Ricky Ponting says Australia will struggle on turning tracks in upcoming India tour
Ricky Ponting has said Australia face a massive struggle in the upcoming four-Test series against India, stating that on turning tracks, the hosts are formidable.cricket Updated: Jan 27, 2017 14:22 IST
Australia will struggle on their tour of India where they will play four tests against the world’s top-ranked side in spin-friendly conditions, former captain Ricky Ponting has predicted.
Steve Smith’s men will travel to India next month having been beaten 4-0 four years ago.
They were also whitewashed 3-0 in Sri Lanka last August in similar conditions prompting Ponting to issue a grim outlook for the team.
“I think they’ll struggle,” the 42-year-old, who played 168 tests for Australia told Sky Sports Radio. “Every team that goes there struggles. It’s become harder and harder for visiting teams to go to India. They probably make wickets to suit them more than ever before.”
The last time India lost a test at home was against England at the end of 2012 and Virat Kohli’s side have won their last five series to climb to the top of the test rankings.
South Africa, New Zealand and England have all lost series in India in the last 15 months and Australia’s last success in the country was in 2004 when they won a four-test series 2-1.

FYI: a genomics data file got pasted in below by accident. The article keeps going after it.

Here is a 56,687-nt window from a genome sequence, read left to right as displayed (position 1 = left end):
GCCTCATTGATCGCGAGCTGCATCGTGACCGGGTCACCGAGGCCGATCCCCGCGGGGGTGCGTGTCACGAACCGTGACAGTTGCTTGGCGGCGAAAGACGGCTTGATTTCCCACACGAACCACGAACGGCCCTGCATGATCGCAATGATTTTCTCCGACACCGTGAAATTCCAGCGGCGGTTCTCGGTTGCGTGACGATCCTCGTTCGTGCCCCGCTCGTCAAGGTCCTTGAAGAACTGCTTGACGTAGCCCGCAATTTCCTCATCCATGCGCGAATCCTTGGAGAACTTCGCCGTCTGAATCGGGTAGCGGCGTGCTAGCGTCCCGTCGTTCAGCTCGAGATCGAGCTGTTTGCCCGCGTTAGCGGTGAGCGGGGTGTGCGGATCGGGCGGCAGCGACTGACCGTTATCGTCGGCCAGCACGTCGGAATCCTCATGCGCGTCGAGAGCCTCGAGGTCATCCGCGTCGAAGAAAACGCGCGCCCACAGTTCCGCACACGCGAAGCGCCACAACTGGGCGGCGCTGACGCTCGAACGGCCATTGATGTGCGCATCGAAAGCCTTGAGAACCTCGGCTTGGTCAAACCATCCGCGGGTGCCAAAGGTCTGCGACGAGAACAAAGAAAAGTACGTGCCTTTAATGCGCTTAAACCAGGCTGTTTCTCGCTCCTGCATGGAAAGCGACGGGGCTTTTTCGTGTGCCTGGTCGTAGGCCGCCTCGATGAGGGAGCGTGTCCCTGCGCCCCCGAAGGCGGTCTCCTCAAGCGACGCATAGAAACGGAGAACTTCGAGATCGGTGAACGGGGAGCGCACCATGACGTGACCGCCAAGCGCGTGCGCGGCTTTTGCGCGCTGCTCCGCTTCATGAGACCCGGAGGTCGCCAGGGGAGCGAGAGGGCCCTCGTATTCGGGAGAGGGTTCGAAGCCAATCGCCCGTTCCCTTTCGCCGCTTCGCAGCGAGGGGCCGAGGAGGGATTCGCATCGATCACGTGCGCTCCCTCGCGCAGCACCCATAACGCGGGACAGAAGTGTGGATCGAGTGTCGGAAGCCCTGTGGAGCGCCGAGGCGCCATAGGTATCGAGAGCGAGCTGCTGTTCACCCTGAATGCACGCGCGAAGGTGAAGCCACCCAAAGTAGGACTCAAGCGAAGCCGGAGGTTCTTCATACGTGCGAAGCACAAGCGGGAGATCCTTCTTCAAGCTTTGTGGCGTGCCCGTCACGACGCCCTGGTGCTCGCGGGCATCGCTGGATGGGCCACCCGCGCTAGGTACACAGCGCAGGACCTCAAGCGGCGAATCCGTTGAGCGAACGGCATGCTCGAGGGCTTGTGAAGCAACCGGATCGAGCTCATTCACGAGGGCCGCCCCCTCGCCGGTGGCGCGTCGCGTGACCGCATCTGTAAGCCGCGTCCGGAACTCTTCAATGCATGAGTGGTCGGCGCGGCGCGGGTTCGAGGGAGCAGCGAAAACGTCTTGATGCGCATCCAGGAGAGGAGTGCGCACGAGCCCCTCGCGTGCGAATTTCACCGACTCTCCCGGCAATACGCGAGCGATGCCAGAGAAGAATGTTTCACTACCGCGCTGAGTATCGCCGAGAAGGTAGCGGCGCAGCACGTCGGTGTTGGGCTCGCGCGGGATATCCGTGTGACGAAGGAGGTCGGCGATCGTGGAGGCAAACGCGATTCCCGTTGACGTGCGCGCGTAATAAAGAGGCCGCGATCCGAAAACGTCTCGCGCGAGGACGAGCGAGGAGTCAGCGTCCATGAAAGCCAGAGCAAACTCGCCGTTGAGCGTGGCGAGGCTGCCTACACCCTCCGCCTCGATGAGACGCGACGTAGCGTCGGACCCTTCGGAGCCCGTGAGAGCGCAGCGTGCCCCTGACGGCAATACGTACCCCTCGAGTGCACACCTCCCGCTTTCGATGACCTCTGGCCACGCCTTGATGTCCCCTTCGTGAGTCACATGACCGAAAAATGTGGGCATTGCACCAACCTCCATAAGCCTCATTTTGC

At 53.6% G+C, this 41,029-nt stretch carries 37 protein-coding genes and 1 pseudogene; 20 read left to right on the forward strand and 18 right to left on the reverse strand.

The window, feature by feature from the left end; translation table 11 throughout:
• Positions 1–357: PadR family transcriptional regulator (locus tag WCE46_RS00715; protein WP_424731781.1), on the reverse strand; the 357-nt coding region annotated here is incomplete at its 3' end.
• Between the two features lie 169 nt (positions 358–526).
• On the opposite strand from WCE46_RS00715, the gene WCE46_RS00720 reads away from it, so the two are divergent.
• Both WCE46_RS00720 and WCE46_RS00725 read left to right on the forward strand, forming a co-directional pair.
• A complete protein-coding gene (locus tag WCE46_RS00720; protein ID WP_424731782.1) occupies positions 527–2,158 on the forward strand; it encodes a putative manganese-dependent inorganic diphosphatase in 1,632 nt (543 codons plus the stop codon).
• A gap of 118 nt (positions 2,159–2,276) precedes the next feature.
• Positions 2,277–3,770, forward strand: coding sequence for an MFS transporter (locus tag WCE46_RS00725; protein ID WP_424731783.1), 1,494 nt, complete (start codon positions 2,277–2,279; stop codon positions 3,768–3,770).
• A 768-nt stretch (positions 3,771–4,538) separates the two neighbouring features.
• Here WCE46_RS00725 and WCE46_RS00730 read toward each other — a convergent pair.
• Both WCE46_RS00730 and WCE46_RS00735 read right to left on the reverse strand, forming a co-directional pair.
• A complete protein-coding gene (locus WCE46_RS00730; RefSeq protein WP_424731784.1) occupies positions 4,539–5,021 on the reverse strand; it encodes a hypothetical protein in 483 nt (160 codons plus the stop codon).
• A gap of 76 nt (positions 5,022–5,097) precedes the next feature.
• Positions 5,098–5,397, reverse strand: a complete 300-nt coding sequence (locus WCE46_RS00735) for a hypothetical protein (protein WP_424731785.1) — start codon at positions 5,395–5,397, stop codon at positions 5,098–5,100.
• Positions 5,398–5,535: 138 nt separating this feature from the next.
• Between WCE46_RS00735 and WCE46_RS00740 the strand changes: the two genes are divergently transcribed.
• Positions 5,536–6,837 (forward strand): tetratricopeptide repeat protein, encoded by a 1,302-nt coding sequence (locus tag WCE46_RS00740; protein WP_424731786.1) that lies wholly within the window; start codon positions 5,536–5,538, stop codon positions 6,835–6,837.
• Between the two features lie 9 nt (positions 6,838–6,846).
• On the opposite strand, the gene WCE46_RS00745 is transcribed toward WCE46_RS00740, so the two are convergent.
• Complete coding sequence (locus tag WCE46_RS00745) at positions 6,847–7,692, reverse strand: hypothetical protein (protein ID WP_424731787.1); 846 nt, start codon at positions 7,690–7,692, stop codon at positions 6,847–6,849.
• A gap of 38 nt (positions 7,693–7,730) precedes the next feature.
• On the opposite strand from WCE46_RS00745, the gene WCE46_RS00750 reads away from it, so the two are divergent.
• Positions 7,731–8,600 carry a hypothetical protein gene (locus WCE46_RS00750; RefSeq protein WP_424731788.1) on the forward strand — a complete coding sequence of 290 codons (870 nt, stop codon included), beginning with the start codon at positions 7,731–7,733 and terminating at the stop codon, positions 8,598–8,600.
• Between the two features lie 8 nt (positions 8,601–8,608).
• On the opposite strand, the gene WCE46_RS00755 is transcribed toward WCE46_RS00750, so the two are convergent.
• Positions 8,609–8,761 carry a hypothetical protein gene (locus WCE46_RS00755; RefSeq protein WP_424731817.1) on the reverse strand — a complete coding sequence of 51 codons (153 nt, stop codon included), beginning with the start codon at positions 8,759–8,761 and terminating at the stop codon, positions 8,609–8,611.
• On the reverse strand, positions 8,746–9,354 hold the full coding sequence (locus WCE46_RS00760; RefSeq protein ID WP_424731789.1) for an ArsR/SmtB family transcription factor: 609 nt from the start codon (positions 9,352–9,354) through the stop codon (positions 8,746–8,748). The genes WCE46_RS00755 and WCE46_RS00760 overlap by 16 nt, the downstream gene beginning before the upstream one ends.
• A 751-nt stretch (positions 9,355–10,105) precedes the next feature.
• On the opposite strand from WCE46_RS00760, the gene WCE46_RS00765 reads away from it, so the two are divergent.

“I went there for a lot of tours and we obviously played in some tough conditions,” added Ponting. “But the wickets were good for the first couple of days of the game and then they started to turn. But now, even looking at what happened in Sri Lanka, whenever the Australian team tours anywhere on the subcontinent you can guarantee the wicket is going to turn, and turn quite a bit, from day one of the game.”
Following the 3-0 drubbing in Sri Lanka, Australia’s test team plunged into a crisis with successive home defeats to South Africa. After a national outcry forced wholesale changes, they recovered by winning the final test against South Africa in Adelaide before beating Pakistan 3-0.
“The challenges are going to be there for the Aussie team,” Ponting said. “Unlike what happened in Sri Lanka, as long as they can find a way to be competitive in the Test series. Even if we don’t win, I don’t think it’d be that big of a deal. It’s a real learning curve for our guys now to find a balance between playing the Australian way but (also) adapting that to Indian conditions.”
The first Test starts in Pune on Feb. 23 and is followed by matches in Bangalore, Ranchi and Dharamsala.